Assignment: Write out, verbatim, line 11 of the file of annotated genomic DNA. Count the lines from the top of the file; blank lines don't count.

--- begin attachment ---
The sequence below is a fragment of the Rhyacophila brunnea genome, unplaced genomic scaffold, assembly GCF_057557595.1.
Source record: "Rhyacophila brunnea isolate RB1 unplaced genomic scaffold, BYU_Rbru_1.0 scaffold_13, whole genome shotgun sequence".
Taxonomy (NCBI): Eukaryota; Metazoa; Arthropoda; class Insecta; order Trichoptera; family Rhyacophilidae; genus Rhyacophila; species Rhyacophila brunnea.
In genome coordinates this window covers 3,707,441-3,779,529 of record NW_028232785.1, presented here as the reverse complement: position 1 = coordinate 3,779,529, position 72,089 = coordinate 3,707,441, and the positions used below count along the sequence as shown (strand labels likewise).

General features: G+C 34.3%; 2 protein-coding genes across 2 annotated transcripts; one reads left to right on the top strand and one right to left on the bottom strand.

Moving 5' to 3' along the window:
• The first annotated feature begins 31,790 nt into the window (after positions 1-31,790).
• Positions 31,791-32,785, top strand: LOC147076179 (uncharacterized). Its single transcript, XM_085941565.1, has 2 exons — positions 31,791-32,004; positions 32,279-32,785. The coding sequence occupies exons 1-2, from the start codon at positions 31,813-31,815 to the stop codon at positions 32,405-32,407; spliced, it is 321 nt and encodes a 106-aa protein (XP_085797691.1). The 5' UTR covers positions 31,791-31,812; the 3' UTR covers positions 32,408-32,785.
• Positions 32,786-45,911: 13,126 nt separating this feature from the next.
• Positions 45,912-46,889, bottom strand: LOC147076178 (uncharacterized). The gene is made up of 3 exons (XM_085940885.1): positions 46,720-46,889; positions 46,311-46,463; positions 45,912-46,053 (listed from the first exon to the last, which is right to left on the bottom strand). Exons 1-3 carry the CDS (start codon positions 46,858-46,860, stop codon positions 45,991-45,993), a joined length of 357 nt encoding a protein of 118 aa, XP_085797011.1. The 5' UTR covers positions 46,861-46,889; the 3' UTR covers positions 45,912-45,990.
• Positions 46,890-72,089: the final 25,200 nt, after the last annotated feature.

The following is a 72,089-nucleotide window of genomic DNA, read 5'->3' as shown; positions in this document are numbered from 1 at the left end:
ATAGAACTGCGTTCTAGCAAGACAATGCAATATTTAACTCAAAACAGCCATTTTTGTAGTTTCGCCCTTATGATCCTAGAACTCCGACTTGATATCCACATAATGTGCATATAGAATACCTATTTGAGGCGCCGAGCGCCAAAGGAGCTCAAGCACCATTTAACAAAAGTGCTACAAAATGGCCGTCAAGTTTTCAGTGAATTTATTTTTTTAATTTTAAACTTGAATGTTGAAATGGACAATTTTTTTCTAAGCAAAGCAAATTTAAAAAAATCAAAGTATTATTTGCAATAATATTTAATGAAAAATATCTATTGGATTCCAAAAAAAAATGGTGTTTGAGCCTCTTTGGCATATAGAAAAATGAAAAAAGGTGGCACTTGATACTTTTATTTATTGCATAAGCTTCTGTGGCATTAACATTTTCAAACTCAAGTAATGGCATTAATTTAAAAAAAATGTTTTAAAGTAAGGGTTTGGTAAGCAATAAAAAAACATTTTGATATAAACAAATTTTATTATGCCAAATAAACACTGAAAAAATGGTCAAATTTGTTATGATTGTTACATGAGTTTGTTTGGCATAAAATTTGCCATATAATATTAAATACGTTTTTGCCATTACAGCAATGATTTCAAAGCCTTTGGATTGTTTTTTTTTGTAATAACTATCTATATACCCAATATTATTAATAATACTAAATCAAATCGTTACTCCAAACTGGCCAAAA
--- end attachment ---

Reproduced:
• Positions 46,890-72,089: the final 25,200 nt, after the last annotated feature.